Lviv (Brygidki): Penal prison. In 1939‑41 Russians kept thousands of prisoners, mainly Poles. In 06.1941 after German invasion Russians murdered few thousands of them in a mass massacre. In 1941‑4 the prison was run by the Germans. (more on: en.wikipedia.org [access: 2014.09.21])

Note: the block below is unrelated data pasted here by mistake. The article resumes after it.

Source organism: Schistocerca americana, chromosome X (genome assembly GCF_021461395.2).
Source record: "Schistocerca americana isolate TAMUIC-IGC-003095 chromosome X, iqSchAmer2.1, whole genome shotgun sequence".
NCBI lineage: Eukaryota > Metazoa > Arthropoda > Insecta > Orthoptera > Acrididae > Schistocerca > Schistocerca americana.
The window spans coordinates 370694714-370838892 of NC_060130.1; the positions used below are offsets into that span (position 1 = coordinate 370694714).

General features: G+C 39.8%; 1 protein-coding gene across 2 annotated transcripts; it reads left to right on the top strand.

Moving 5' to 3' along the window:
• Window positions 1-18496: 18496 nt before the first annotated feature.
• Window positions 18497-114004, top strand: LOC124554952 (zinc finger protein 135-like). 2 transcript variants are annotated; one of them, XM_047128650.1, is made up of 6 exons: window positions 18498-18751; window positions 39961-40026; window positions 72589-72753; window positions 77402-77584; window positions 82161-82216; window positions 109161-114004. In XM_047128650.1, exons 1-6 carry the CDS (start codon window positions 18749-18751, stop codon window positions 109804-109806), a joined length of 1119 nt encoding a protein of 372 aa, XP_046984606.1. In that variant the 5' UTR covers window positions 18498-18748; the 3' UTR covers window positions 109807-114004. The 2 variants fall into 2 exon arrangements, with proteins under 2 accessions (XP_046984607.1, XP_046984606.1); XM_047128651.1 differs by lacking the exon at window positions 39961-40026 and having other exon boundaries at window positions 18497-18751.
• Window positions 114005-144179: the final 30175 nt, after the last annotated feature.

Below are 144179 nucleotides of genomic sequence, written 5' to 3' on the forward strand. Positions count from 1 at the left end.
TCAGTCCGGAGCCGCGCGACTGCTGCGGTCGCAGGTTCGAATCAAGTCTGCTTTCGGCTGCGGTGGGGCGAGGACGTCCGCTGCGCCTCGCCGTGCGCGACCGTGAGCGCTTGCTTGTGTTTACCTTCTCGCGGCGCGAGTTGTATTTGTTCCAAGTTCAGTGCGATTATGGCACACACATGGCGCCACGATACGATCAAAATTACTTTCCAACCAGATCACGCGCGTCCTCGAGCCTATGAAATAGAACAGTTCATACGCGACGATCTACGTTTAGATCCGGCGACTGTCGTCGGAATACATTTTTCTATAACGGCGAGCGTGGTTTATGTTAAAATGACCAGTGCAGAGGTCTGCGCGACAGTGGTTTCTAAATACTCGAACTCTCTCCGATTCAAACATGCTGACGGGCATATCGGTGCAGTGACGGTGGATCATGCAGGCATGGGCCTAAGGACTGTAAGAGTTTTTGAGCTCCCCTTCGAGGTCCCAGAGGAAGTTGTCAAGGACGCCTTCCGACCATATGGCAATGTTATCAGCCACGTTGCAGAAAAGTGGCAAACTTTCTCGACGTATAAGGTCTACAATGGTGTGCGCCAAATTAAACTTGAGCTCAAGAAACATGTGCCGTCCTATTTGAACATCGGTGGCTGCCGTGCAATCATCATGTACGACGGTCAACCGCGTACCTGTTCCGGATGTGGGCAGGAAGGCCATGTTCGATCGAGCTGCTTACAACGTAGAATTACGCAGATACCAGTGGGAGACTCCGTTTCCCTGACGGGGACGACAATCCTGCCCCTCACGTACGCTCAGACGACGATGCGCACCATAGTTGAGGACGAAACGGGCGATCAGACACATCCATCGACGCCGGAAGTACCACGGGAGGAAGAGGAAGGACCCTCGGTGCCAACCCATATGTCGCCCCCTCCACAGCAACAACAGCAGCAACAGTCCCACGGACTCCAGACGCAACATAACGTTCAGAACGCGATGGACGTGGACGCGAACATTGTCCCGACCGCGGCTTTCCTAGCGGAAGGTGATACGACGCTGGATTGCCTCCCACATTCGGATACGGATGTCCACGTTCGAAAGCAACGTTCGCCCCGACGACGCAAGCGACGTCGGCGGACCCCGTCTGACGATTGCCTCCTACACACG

Ribbentrop-Molotov: Genocidal Russian–German alliance pact between Russian leader Joseph Stalin and German leader Adolf Hitler signed on 23.08.1939 in Moscow by respective foreign ministers, Mr. Vyacheslav Molotov for Russia and Joachim von Ribbentrop for Germany. The pact sanctioned and was the direct cause of joint Russian and German invasion of Poland and the outbreak of the II World War in 09.1939. „The war was one of the greatest calamities and dramas of humanity in history, for two atheistic and anti–Christian ideologies — national and international socialism — rejected God and His fifth Decalogue commandment: Thou shall not kill!” (Abp Stanislaus Gądecki, 01.09.2019). The decisions taken — backed up by the betrayal of the formal allies of Poland, France and Germany, which on 12.09.1939, at a joint conference in Abbeville, decided not to provide aid to attacked Poland and not to take military action against Germany (a clear breach of treaty obligations with Poland) — were on 28.09.1939 slightly altered and made more precise when a treaty on „German–Russian boundaries and friendship” was agreed by the same murderous signatories. One of its findings was establishment of spheres of influence in Central and Eastern Europe and in consequence IV partition of Poland. In one of its secret annexes agreed, that: „the Signatories will not tolerate on its respective territories any Polish propaganda that affects the territory of the other Side. On their respective territories they will suppress all such propaganda and inform each other of the measures taken to accomplish it”. The agreements resulted in a series of meeting between two genocidal organization representing both sides — German Gestapo and Russian NKVD when coordination of efforts to exterminate Polish intelligentsia and Polish leading classes (in Germany called Intelligenzaktion, in Russia took the form of Katyń massacres) where discussed. Resulted in deaths of hundreds of thousands of Polish intelligentsia, including thousands of priests presented here, and tens of millions of ordinary people,. The results of this Russian–German pact lasted till 1989 and are still in evidence even today. (more on: en.wikipedia.org [access: 2015.09.30])